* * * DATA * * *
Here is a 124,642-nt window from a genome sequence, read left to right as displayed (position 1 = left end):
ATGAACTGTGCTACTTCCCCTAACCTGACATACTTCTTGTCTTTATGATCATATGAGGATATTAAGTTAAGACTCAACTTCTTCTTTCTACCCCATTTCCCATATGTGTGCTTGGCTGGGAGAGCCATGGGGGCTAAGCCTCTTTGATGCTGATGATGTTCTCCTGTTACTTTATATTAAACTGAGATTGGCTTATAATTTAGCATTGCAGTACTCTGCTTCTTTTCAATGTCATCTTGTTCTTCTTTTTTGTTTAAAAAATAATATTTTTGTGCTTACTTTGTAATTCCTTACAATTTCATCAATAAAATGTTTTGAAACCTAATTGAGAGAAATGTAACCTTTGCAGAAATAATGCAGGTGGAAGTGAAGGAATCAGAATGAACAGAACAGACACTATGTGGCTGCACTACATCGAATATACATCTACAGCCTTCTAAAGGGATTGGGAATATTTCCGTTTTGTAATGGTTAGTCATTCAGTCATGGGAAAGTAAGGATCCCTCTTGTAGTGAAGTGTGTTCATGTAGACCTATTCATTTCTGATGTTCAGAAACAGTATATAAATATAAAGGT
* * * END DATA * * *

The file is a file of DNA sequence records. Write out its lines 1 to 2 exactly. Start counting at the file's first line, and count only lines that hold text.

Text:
Here is a 124,642-nt window from a genome sequence, read left to right as displayed (position 1 = left end):
ATGAACTGTGCTACTTCCCCTAACCTGACATACTTCTTGTCTTTATGATCATATGAGGATATTAAGTTAAGACTCAACTTCTTCTTTCTACCCCATTTCCCATATGTGTGCTTGGCTGGGAGAGCCATGGGGGCTAAGCCTCTTTGATGCTGATGATGTTCTCCTGTTACTTTATATTAAACTGAGATTGGCTTATAATTTAGCATTGCAGTACTCTGCTTCTTTTCAATGTCATCTTGTTCTTCTTTTTTGTTTAAAAAATAATATTTTTGTGCTTACTTTGTAATTCCTTACAATTTCATCAATAAAATGTTTTGAAACCTAATTGAGAGAAATGTAACCTTTGCAGAAATAATGCAGGTGGAAGTGAAGGAATCAGAATGAACAGAACAGACACTATGTGGCTGCACTACATCGAATATACATCTACAGCCTTCTAAAGGGATTGGGAATATTTCCGTTTTGTAATGGTTAGTCATTCAGTCATGGGAAAGTAAGGATCCCTCTTGTAGTGAAGTGTGTTCATGTAGACCTATTCATTTCTGATGTTCAGAAACAGTATATAAATATAAAGGT